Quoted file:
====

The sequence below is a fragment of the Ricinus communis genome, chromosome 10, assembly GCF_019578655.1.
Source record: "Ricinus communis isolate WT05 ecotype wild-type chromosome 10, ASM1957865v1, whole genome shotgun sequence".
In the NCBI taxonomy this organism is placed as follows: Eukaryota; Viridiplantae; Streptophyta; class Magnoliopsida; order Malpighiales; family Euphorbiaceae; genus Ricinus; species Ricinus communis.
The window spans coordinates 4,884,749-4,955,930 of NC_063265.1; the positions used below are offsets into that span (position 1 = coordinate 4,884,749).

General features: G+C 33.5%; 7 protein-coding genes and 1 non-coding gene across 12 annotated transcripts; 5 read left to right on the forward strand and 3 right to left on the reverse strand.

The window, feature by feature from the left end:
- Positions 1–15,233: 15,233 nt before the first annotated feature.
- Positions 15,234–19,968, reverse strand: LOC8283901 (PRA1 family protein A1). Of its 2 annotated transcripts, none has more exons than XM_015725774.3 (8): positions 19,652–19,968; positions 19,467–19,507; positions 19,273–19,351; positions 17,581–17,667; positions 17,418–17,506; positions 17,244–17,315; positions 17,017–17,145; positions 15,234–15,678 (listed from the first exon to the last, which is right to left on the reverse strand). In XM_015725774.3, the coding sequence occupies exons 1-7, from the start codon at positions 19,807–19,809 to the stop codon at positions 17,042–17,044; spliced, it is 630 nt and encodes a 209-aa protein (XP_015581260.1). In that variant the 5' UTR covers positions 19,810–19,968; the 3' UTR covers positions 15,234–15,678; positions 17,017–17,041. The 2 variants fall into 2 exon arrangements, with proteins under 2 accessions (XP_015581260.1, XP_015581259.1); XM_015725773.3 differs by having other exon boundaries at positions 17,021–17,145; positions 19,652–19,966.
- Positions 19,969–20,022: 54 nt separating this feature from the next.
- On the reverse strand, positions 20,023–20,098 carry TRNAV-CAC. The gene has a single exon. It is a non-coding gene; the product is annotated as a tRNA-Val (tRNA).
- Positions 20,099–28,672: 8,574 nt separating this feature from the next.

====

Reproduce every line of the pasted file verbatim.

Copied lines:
The sequence below is a fragment of the Ricinus communis genome, chromosome 10, assembly GCF_019578655.1.
Source record: "Ricinus communis isolate WT05 ecotype wild-type chromosome 10, ASM1957865v1, whole genome shotgun sequence".
In the NCBI taxonomy this organism is placed as follows: Eukaryota; Viridiplantae; Streptophyta; class Magnoliopsida; order Malpighiales; family Euphorbiaceae; genus Ricinus; species Ricinus communis.
The window spans coordinates 4,884,749-4,955,930 of NC_063265.1; the positions used below are offsets into that span (position 1 = coordinate 4,884,749).

General features: G+C 33.5%; 7 protein-coding genes and 1 non-coding gene across 12 annotated transcripts; 5 read left to right on the forward strand and 3 right to left on the reverse strand.

The window, feature by feature from the left end:
- Positions 1–15,233: 15,233 nt before the first annotated feature.
- Positions 15,234–19,968, reverse strand: LOC8283901 (PRA1 family protein A1). Of its 2 annotated transcripts, none has more exons than XM_015725774.3 (8): positions 19,652–19,968; positions 19,467–19,507; positions 19,273–19,351; positions 17,581–17,667; positions 17,418–17,506; positions 17,244–17,315; positions 17,017–17,145; positions 15,234–15,678 (listed from the first exon to the last, which is right to left on the reverse strand). In XM_015725774.3, the coding sequence occupies exons 1-7, from the start codon at positions 19,807–19,809 to the stop codon at positions 17,042–17,044; spliced, it is 630 nt and encodes a 209-aa protein (XP_015581260.1). In that variant the 5' UTR covers positions 19,810–19,968; the 3' UTR covers positions 15,234–15,678; positions 17,017–17,041. The 2 variants fall into 2 exon arrangements, with proteins under 2 accessions (XP_015581260.1, XP_015581259.1); XM_015725773.3 differs by having other exon boundaries at positions 17,021–17,145; positions 19,652–19,966.
- Positions 19,969–20,022: 54 nt separating this feature from the next.
- On the reverse strand, positions 20,023–20,098 carry TRNAV-CAC. The gene has a single exon. It is a non-coding gene; the product is annotated as a tRNA-Val (tRNA).
- Positions 20,099–28,672: 8,574 nt separating this feature from the next.